Singing from experience

Becka’s album comprises pop, jazz and soul tunes.
Becka’s album comprises pop, jazz and soul tunes.PHOTO: RED ROOF RECORDS

Home-grown singer Becka's debut album is inspired by real-life experiences

When singer-songwriter Becka applied for an internship with home- grown independent record company Red Roof Records, all she wanted was practical experience in audio production and song arrangement.

The 24-year-old bilingual singer ended up getting a lot more than that. Impressed with her voice and songwriting, the label, run by Young Artist Award recipient, composer and musician Ruth Ling, signed her on in January.

"I wasn't confident before, I always had friends sing for me whenever I wrote songs," says the Singaporean, whose full name is Rebecca Tan Yi Xuan.

"One day, I was playing my songs in the Red Roof studio and I was singing them. After a few songs, Ruth looked at me and said, 'You can sing, why don't you sing what you write?' She felt that I could do it myself."

Tan, backed by a four-piece band, will launch her debut eponymous eight-track EP today with a gig at Sentosa's Merlion Plaza .

  • VIEW IT /BECKA DEBUT EP LAUNCH

    WHERE: Merlion Plaza, Sentosa

    WHEN: Today, 7.30pm

    ADMISSION: Free (Sentosa admission charges apply)

The graduate of Lasalle College of the Arts' School of Contemporary Music says that her tunes, which span pop, jazz and soul, were inspired by real-life experiences.

When she was about to graduate last year with an honours degree in music, she found herself at a crossroads. Contemplating the milestone in her life, she wrote Say Goodbye, the only Mandarin song on the English-language EP .

"I was closing a few chapters in my life. It was a transition period from adolescence to adulthood. I wanted to write a song about how some things in life, whether good or bad, come to an end. That's the beauty of life."

A long bus journey she took while travelling in Vietnam conjured up Be Alright, a song "about yearning and desire, how you are far away from home and you are constantly thinking about someone who means a lot to you". But she declines to reveal the object of her affection in the song.

Her father works in the food and beverage industry while her mother is in the civil service. Tan, the elder of two girls, started taking piano lessons at the age of six.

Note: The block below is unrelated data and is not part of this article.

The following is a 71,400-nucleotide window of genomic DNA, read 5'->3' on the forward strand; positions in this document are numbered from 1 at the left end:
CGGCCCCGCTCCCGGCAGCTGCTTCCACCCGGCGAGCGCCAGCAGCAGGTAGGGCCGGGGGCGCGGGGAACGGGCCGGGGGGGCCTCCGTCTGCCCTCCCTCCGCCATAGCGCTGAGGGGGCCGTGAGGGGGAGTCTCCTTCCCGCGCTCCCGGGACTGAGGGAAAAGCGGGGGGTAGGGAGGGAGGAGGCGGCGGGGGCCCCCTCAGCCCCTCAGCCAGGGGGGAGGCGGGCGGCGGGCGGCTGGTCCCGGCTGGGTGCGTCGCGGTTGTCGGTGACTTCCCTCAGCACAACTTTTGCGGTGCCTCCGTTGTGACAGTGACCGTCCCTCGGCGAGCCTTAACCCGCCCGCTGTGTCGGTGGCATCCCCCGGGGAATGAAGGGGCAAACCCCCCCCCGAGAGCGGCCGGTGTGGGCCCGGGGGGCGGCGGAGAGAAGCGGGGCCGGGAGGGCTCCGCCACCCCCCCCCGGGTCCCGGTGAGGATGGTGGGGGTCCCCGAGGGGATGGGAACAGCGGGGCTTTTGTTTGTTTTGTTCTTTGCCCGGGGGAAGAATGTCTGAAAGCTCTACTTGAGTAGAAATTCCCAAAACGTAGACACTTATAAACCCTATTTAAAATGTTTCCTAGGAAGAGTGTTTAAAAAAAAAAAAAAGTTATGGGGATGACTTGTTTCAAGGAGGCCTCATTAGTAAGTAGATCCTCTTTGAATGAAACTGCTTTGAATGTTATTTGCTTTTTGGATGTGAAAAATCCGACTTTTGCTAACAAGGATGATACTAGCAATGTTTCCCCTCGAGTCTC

Because of her passion for music, she decided to take it seriously and enrolled in Lasalle after her A levels at National Junior College.

During her three years at Lasalle, she started composing songs. "Day in and day out, you live, breathe and eat music," she says. "You don't just learn from the lecturers and your seniors - I think I learnt a lot from my peers. My time at the school was really inspiring and awakened the creative soul in me."

She is now a full-time musician and a private music teacher.

While she grew up listening to Western acts such as Scottish singer-songwriter Emeli Sande, English star Adele and American icon Stevie Wonder, the past year has seen her delve deeper into the works of Mandarin pop artists such as home-grown singer Jimmy Ye and Hawaiian-born, Hong Kongbased singer-songwriter Khalil Fong. She plans to record a Mandarin album next year.

"I'm working towards being effectively fluent in both English and Mandarin," says Tan, a former student of Anderson Secondary School, who comes from an English-speaking home.

Her grandmother, whom she was close to, spoke only Mandarin to her though, leading to an "emotional connection to the language".

Both languages have their merits in songwriting and she feels that, for her, some emotions are better expressed when performed in Mandarin and others in English.

She plans to expand her repertoire and do more than just sing and make music. "I also want to try out other skills like hosting, acting, anything that's got to do with performing."

A version of this article appeared in the print edition of The Straits Times on July 30, 2016, with the headline 'Singing from experience'. Print Edition | Subscribe